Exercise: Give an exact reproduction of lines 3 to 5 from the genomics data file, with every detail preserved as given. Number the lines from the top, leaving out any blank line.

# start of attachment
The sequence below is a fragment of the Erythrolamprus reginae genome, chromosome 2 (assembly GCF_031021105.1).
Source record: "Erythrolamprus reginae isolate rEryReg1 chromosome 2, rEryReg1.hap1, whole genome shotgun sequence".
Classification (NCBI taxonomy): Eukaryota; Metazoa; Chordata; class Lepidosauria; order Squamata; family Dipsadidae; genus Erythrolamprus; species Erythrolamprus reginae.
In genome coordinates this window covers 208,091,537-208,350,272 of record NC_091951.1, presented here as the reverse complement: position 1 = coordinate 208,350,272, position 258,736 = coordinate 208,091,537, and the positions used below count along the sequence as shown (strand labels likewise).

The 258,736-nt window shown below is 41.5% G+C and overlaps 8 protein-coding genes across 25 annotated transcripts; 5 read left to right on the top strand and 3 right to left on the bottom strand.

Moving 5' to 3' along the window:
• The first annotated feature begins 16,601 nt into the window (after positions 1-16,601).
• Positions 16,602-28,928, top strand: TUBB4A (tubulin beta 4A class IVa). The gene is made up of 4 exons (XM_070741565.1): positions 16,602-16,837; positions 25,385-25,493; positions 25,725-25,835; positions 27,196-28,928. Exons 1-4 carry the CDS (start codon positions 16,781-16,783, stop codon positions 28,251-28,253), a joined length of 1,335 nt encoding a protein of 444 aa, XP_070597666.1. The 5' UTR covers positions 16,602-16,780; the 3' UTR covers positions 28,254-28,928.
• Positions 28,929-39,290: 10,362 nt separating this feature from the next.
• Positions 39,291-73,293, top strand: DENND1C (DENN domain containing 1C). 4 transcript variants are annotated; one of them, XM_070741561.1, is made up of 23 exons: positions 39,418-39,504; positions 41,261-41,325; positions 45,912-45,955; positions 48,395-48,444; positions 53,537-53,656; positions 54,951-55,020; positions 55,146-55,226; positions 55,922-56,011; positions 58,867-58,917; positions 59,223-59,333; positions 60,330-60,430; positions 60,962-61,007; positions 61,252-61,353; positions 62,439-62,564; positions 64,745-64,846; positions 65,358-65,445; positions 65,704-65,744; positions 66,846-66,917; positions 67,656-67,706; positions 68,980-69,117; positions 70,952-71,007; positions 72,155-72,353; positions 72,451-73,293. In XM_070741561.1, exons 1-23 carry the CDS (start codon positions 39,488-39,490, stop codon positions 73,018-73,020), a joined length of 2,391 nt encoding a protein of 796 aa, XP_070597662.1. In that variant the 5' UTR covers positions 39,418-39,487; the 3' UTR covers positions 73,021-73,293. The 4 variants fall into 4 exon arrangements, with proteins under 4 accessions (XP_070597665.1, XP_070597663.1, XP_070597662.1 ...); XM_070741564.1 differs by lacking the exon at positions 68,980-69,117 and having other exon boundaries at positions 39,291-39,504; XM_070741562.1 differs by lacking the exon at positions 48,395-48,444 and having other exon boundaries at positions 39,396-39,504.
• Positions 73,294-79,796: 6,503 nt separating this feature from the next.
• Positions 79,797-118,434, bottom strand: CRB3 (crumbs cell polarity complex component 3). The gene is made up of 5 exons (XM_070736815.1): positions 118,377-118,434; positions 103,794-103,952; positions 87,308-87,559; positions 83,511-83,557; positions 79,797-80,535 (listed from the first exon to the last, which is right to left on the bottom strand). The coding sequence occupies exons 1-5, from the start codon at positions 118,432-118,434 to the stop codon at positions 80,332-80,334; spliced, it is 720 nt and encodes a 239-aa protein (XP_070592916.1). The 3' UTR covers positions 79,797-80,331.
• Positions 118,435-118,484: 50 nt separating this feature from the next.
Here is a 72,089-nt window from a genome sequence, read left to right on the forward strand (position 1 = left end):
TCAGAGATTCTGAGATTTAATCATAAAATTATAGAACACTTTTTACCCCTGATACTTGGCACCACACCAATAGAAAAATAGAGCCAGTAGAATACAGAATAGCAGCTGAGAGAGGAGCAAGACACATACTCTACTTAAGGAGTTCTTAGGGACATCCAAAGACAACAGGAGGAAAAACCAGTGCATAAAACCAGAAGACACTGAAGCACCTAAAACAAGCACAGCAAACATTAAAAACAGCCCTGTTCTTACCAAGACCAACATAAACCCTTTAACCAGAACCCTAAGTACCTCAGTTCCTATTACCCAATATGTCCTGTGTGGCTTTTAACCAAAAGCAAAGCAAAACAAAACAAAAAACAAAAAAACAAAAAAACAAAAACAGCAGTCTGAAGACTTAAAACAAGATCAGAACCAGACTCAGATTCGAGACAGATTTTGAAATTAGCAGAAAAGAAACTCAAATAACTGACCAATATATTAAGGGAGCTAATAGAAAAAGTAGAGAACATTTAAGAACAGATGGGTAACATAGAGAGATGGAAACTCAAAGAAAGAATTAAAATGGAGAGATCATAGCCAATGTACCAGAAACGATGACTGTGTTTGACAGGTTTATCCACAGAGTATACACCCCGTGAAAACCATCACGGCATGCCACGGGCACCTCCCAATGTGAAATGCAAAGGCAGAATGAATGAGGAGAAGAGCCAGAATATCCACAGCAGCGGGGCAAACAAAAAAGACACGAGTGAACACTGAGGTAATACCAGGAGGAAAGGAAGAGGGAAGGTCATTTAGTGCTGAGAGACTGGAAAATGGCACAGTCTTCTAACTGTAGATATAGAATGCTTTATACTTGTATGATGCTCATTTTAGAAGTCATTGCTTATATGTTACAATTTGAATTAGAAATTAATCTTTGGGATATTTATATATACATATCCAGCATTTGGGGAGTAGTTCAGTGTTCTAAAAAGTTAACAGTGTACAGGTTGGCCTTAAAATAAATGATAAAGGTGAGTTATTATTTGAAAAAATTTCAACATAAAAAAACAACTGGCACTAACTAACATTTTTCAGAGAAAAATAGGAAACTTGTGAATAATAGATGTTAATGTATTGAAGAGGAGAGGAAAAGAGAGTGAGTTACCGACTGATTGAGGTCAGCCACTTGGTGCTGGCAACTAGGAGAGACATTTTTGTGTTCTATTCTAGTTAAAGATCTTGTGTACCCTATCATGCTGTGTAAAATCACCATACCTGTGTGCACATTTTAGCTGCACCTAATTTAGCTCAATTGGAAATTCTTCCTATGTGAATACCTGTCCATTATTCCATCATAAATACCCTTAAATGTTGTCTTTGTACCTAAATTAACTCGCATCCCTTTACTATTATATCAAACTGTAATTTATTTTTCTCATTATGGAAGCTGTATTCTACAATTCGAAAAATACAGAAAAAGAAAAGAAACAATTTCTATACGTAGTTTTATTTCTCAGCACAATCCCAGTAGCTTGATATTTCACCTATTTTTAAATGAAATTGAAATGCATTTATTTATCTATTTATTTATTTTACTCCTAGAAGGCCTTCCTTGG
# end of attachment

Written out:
Classification (NCBI taxonomy): Eukaryota; Metazoa; Chordata; class Lepidosauria; order Squamata; family Dipsadidae; genus Erythrolamprus; species Erythrolamprus reginae.
In genome coordinates this window covers 208,091,537-208,350,272 of record NC_091951.1, presented here as the reverse complement: position 1 = coordinate 208,350,272, position 258,736 = coordinate 208,091,537, and the positions used below count along the sequence as shown (strand labels likewise).

The 258,736-nt window shown below is 41.5% G+C and overlaps 8 protein-coding genes across 25 annotated transcripts; 5 read left to right on the top strand and 3 right to left on the bottom strand.